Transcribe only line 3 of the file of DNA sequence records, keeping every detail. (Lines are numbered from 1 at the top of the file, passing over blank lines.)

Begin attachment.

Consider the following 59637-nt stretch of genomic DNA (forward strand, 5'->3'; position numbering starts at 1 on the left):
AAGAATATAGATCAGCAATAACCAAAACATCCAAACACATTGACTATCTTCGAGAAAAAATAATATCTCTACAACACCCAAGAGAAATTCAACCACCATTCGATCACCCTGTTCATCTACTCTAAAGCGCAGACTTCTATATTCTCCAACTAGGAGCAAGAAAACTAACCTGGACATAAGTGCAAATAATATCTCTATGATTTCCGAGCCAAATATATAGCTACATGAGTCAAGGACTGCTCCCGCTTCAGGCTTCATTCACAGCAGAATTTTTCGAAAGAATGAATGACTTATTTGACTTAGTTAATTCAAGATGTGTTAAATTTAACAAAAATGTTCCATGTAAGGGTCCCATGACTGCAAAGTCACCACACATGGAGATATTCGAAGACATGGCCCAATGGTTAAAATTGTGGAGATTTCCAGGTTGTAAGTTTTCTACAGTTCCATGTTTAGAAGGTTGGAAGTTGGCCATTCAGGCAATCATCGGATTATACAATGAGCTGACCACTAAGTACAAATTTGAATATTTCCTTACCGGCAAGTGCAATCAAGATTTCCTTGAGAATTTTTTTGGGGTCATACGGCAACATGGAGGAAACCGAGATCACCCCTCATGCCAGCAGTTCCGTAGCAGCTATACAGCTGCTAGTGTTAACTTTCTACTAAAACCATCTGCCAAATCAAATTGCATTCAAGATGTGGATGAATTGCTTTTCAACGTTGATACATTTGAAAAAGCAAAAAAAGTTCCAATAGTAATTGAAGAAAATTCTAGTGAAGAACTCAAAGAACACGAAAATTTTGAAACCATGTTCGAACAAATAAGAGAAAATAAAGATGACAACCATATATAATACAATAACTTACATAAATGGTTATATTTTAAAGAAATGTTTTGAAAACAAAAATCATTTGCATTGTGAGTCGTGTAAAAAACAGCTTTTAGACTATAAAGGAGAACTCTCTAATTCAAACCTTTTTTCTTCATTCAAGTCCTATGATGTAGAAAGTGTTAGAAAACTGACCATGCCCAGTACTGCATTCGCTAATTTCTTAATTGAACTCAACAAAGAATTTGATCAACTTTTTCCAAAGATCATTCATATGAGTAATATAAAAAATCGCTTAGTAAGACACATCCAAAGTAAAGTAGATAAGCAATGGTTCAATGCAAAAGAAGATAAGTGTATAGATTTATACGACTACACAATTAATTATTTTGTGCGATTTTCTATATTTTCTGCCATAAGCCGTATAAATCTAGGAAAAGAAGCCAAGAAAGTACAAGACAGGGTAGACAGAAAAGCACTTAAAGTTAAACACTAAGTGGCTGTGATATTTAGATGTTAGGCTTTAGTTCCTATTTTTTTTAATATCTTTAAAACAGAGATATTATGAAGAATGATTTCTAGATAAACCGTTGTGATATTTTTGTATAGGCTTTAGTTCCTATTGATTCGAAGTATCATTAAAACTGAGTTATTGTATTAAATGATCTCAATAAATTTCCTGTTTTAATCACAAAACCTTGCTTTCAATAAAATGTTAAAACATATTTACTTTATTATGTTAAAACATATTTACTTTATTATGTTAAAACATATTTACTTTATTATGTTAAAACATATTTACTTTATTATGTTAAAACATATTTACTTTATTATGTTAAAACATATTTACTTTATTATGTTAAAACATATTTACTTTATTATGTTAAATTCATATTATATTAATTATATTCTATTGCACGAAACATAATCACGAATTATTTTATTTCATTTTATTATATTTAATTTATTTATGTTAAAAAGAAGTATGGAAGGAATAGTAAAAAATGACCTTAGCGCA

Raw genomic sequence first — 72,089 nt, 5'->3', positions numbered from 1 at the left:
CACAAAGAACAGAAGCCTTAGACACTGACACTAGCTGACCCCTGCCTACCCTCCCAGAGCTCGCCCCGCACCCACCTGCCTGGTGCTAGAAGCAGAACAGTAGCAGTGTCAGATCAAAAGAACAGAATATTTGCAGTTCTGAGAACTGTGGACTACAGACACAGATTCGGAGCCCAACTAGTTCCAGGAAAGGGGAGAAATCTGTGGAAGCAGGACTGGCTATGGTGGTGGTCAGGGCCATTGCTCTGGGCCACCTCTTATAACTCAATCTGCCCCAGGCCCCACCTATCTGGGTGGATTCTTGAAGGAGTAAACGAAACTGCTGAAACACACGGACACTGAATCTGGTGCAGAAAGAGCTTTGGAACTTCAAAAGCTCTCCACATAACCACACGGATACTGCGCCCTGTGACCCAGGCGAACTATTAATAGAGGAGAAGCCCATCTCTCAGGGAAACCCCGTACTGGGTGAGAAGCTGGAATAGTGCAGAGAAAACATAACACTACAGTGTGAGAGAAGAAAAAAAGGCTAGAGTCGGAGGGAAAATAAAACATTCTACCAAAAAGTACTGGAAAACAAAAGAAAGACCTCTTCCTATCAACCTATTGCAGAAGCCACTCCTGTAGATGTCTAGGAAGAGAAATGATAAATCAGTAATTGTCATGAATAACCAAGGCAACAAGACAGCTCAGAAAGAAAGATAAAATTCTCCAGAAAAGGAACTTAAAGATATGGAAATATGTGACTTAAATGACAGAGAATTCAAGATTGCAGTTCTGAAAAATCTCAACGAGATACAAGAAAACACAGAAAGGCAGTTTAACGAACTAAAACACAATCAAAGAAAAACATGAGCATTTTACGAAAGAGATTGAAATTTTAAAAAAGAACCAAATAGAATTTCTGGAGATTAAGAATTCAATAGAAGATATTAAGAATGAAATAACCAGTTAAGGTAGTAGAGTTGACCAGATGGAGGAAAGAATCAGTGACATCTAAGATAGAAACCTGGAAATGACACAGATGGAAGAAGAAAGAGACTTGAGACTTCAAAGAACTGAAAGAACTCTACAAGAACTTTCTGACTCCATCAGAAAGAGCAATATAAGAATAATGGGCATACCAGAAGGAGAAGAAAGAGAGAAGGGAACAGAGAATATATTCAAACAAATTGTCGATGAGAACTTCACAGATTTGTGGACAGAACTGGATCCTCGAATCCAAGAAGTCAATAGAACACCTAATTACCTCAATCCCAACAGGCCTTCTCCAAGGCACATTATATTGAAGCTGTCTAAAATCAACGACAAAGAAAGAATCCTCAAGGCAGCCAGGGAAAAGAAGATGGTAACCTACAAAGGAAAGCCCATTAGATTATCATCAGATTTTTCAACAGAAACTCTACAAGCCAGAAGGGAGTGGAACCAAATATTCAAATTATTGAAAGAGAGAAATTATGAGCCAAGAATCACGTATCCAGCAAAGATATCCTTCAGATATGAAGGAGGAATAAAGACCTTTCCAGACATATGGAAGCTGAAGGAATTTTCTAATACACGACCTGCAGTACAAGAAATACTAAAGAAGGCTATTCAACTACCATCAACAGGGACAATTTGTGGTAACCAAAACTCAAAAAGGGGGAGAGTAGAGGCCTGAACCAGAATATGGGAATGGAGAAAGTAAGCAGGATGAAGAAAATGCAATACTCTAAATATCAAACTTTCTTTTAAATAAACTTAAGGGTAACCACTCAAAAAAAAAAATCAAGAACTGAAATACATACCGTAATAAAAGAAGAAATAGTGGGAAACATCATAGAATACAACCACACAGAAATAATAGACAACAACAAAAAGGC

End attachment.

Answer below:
Raw genomic sequence first — 72,089 nt, 5'->3', positions numbered from 1 at the left: